6 An alternative test for anti-HCV is a test of equal or greater sensitivity in comparison to the licensed HCV EIA 3.0.
7If a RIBA 2.0 or RIBA 3.0 is negative, prior collections obtained more than 12 months prior to the date of the NAT-reactive donation may be released.
8 Transfusion services must identify and notify recipients of identified prior collections to the date 12 months prior to the donor's most recent nonreactive licensed multiantigen screening test for anti-HCV.


Figure 3 - "Lookback" for Hepatitis C Virus (HCV) Based on Historical Donor Test Results Using a Licensed EIA 2.0 or EIA 3.0 Test for HCV Antibody or Nucleic Acid Testing (NAT) for HCV RNA (Cont.)

1 A previously frozen serum or plasma sample from the repeatedly reactive donation.
2 If a licensed RIBA 2.0 test or an investigational RIBA 3.0 test was performed consistent with previous guidance, refer to Figure 2 for outcomes.
3 An alternative test for anti-HCV is a test of equal or greater sensitivity in comparison to the licensed HCV EIA 3.0.
4 Transfusion services must identify and notify recipients of identified prior collections dating back to the date 12 months prior to the donor's most recent nonreactive licensed multiantigen screening test for anti-HCV.
5 Notify consignees within 45 calendar days of obtaining the additional test result.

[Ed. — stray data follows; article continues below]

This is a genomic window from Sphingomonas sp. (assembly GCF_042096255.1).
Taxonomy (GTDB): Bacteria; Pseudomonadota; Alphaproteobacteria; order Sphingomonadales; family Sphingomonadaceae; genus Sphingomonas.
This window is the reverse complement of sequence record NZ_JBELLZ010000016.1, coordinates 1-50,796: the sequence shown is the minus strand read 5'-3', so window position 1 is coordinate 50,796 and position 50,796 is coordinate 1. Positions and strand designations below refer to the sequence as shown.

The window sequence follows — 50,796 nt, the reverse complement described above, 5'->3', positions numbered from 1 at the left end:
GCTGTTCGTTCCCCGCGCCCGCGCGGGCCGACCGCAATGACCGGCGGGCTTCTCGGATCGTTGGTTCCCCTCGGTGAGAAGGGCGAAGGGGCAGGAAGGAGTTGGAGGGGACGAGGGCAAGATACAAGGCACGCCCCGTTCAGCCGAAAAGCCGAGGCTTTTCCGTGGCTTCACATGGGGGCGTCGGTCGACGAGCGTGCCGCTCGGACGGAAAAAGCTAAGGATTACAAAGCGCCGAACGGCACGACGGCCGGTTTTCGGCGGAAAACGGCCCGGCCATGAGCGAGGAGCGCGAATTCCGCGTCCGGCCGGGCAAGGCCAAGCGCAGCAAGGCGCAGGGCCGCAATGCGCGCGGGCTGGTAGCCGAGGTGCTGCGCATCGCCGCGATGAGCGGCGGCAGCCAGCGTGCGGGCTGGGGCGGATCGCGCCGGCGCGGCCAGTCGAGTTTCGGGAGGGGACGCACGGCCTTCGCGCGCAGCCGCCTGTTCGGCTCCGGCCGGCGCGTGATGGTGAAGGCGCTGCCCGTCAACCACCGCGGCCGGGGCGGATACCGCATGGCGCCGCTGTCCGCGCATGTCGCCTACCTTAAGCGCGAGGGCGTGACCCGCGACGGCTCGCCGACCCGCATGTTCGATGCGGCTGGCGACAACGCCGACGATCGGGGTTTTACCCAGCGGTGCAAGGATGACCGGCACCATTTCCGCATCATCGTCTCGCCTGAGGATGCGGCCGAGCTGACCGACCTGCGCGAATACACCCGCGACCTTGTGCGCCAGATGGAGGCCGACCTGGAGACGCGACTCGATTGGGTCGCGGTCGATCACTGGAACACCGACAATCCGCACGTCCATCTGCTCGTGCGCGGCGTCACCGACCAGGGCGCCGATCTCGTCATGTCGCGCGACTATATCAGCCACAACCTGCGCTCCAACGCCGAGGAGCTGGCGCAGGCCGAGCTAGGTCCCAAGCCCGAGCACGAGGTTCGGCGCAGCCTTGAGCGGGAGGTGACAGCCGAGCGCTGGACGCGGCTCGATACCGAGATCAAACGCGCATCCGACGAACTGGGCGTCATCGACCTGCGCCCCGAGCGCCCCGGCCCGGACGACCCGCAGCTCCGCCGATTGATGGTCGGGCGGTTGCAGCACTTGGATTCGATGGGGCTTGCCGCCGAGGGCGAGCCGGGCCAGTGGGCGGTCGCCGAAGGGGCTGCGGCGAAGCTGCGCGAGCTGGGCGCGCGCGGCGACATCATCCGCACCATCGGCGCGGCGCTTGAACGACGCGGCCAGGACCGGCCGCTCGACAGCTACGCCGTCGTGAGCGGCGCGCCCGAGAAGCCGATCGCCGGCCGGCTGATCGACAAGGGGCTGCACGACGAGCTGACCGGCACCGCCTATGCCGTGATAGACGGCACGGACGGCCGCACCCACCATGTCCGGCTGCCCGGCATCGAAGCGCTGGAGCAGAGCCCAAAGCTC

6 If a NAT is reactive and further testing by RIBA 3.0 is negative or indeterminate, transfusion services should identify and notify recipients of identified prior collections dating back 12 months prior to the date of the NAT-reactive donation. If the RIBA 3.0 is negative, prior collections obtained more than 12 months prior to the date of the NAT-reactive donation may be released. If the RIBA 3.0 is indeterminate, prior collections should be destroyed or labeled consistent with section IV.F. Note that a nonreactive NAT does not obviate lookback for a repeatedly reactive donation.


Figure 4 - "Lookback" for Hepatitis C Virus (HCV) Based on Historical Donor Test Results Using an EIA 1.0 for HCV Antibody

1 Previously distributed units should be identified dating back 12 months prior to the donor's most recent nonreactive licensed screening test for anti-HCV.
2 Within 3 calendar days after the day of identifying the repeatedly reactive anti-HCV screening test results.
3 A previously frozen serum or plasma sample from the repeatedly reactive donation.
4 An alternative test for anti-HCV is a test of equal or greater sensitivity in comparison to the licensed HCV EIA 3.0.
5 The supplemental test performed should include all the antigens contained in the screening test that was performed.